Determinants of long-term HIV infections at point of HIV diagnosis in the Kingdom of Eswatini: results from the HIV-1 recent infection surveillance program


BACKGROUND: Delayed HIV diagnosis continues to be a major obstacle for epidemic control. We examined determinants of long-term (LT) infection among newly diagnosed people living with HIV that participated in the Eswatini HIV-1 recent infection surveillance program.
METHODS: We used data collected during July 2019"­"­'September 2020 for individuals 15 years newly diagnosed with HIV in routine HIV testing services who additionally received a rapid test for recent infection (RTRI). LT infection was defined as a RTRI LT result, which likely indicates infection of '¥12 months. Bivariate and stepwise backward multivariate logistic regressions were run to determine adjusted odds ratios (aORs) between a range of sociodemographic, geographic, and health risk factors and LT infection. Python 3.7 was used for the analyses.
RESULTS: Of 6,171 newly diagnosed clients from 113 testing facilities, 5,502 (89.2%) had LT infection and 669 (10.8%) had a recent infection. In adjusted analyses, male sex (aORvs.non-pregnant female: 2.00; 95% CI: 1.59 ' 2.51), clients who were >25 years of age (see age-group-specific aORs in Figure 1), residence in the Hhohho region (aORvs.Lobombo: 1.32; 95%CI: 1.03 ' 1.70), clients who do not report testing history (aORvs.tested before: 1.86; 95%CI: 1.55 ' 2.23) and clients who reported no use of a HIV self-test kit in the past 12 months (aORvs.use of HIV self-test kit): 1.44; 95%CI: 1.06 ' 1.94 ) were more likely to have LT infection. Distance traveled for HIV diagnosis, marital status, education, injection drug use, number of partners in the past 12 months and experiencing forced sex in the past 12 months were not associated with LT infection.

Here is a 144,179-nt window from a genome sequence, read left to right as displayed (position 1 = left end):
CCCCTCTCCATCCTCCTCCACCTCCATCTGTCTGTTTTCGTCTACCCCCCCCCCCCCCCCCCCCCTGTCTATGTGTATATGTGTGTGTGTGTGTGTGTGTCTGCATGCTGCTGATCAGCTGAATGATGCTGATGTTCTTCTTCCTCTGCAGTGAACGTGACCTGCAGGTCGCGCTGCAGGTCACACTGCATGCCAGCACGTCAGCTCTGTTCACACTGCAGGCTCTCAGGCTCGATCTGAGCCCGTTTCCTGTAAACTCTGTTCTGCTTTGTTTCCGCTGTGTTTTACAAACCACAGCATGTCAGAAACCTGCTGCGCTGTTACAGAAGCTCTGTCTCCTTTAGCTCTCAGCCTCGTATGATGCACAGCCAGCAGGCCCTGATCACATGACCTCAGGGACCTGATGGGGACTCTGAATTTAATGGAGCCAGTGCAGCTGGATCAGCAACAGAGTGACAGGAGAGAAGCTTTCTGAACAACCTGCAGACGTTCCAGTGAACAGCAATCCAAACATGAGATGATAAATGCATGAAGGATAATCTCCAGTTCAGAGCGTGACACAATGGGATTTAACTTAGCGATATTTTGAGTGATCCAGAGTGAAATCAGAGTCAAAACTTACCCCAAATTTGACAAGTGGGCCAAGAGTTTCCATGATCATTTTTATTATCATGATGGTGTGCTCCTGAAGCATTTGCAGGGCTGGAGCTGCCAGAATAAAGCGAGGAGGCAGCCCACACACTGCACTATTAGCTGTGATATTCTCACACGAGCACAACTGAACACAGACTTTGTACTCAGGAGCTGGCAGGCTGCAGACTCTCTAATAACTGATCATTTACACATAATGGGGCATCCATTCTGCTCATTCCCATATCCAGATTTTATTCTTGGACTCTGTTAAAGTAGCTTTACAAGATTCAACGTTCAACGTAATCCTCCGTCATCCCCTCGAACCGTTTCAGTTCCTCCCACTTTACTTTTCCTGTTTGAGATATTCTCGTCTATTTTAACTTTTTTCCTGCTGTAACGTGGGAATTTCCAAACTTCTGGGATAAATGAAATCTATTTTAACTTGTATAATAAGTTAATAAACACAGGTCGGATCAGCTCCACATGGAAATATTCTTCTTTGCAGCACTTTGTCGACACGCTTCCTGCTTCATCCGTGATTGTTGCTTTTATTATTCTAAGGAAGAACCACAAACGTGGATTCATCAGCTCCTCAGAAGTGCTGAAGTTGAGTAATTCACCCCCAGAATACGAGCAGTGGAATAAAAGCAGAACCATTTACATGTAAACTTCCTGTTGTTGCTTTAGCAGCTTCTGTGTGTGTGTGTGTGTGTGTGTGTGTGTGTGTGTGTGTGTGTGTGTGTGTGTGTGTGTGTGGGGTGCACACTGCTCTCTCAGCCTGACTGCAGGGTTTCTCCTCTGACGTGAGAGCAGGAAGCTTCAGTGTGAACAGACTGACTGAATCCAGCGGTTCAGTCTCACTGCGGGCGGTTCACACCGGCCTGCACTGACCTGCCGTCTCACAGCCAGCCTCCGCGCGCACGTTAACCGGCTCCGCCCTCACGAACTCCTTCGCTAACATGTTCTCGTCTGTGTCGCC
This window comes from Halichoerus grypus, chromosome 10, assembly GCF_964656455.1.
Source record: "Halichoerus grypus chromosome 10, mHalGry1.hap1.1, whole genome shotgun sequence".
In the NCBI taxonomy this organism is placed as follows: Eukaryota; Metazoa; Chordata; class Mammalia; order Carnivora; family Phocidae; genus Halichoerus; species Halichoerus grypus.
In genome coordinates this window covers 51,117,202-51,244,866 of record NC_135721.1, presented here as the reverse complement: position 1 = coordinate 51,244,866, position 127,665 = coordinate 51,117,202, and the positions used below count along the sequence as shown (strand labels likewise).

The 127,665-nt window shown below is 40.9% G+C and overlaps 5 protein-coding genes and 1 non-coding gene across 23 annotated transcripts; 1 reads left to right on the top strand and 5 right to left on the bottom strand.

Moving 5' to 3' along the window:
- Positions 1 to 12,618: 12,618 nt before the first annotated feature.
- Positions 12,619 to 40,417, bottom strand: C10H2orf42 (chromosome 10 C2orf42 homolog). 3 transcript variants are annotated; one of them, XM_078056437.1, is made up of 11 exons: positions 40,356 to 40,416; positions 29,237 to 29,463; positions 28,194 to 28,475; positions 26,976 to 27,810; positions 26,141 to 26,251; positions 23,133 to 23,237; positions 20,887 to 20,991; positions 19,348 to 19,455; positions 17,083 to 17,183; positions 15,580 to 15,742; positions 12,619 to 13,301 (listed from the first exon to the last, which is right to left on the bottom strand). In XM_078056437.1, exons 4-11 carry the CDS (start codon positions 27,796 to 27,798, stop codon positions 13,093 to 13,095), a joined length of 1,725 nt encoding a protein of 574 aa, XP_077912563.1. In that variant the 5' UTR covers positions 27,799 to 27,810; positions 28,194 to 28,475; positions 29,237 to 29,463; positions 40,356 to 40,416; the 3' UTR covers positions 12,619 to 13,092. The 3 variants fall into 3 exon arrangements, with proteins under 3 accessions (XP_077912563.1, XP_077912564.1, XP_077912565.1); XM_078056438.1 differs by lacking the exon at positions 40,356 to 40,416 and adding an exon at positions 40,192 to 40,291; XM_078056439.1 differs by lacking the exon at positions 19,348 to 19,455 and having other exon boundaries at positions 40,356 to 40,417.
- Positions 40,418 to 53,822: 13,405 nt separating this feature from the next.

CONCLUSIONS: Recent infection surveillance can sharpen program response to accelerate epidemic control. Further promotion of frequent HV testing, including through expanded access to self-test kits, particularly among men and older individuals, is critical to reduce delayed HIV diagnosis'a major impediment to achieve epidemic control.